Division 1 Report, File 0000000000112.25.85
The Shogun represents [sic] the temporal power of the Empire, presiding over the military and civil governments of the nation, leaving spiritual leadership and ultimate authority in the hands of the Empress. This structure has been in place for almost a millennium, with the Shogunate originally established after the violent reign of Emperor Akamono, the Wind Seer, whose religious fervour tipped the Empire too far towards Change, away from Balance.
The office of the Shogun is currently empty, having been barred from occupation by Empress Miwagami at her ascension 198 years ago. This was in direct response to the Rationalization mandate of Shogun Kinumoto during the Starmetal Court, where spiritual commitment and belief in the supernatural was quashed in favour of science and engineering (in turn a response to the Rampage of Hofuku, see entry XYZ.) Empress Miwagami subsumed all the powers of the Shogun under two new offices, the Imperial Commander and the Magister, and shuttered the Steel Keep, the Shogun’s castle on the shores of Lake Akakami.
This injunction ends in two years. The Empress has receded from public life, and there has been no official statement from the Court of the Moon on if, or how, the Shogunate will be reinstated. There is no political vacuum, as the city and Empire have settled into a quasi democratic structure with temporal power distributed between the National Legislature under the Prime Minister, the Directorate as led by the Magister, and the Imperial Military under its Commander. While not always convivial, these three institutions courteously share responsibility for the Empire’s daily well being. All three of those offices (the Prime Minister, Magister, and Imperial Commander) were created after the injunction against the Shogunate, so academics and pundits hotly debate the utility and implications of forcing a feudal-era overseer onto a functioning government.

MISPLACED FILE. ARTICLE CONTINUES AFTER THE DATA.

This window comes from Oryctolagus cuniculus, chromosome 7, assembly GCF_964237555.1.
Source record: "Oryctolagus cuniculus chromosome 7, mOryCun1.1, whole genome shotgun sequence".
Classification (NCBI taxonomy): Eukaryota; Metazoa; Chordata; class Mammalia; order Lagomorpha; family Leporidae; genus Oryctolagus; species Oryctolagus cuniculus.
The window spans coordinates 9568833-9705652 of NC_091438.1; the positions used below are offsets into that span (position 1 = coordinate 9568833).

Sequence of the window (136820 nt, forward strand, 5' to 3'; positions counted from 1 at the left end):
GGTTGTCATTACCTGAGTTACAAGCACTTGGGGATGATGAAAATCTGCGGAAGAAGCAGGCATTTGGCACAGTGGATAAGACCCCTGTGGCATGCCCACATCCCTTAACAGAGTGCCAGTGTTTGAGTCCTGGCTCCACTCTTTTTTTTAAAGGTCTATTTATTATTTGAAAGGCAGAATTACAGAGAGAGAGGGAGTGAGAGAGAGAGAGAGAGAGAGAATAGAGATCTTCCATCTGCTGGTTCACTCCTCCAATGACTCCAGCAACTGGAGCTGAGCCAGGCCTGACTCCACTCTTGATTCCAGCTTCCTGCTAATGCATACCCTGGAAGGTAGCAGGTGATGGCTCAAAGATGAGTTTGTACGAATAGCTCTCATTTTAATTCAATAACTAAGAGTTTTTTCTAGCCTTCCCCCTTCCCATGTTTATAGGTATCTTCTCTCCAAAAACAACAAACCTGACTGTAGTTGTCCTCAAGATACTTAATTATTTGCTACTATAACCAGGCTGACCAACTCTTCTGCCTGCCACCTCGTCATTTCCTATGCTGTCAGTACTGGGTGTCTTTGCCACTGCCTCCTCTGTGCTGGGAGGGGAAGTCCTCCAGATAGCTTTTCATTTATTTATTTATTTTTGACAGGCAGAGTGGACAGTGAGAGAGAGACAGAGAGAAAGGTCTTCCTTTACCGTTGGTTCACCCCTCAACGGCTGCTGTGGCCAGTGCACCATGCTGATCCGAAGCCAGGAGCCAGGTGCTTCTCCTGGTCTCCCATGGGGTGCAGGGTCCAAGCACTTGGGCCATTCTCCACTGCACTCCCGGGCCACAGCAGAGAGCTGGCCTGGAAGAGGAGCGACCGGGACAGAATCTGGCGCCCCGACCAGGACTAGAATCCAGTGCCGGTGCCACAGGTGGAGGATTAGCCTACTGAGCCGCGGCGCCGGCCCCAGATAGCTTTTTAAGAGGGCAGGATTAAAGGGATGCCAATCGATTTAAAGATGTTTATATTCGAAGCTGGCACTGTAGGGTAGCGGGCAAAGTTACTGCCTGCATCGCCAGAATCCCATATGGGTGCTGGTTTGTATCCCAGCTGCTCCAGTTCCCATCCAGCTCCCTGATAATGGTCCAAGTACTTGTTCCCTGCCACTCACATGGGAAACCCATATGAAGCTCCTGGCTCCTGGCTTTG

But the Shogun, before Empress Miwagami, was the sole power in the Empire during the Starmetal Court. And while the Empress was powerful enough to bar any new Shogun at her ascension and has been able to maintain that injunction through her reign, the momentum of history is catching up with reality. The city seems to want a new Shogun. Movies, music, poetry, novels, political parties, youth groups, gangs, and street prophets pop up daily, advocating for the return to the balance of a Shogun and an Empress. In a world where belief defines reality, that collective conviction carries weight.
In the city’s centres of influence, there seems to be no other subject more important than the potential rise of a Shogun. Crime, social justice, global politics, economics, Balance and Change, spirituality, war… these key topics all circle back to the “what ifs?” of a dramatic shift in the power structure of the Empire. Duty and honour beckon. Wealth and influence beguile. Fate… Fate waits.
There is no official candidates list, and iceberg theorists go deep. Obvious names like Kinumoto and Toru are noodle shop gossip. Street pundits and talk show hosts natter about names like Handakawa, Fuyu, and Ren. Rebels, idealists, and idiots foist more obscure names into the ring, creating hype around families that would otherwise have no chance: Kiiro, Nix, Hojo, Yamashita.
It is bound to be a messy two years.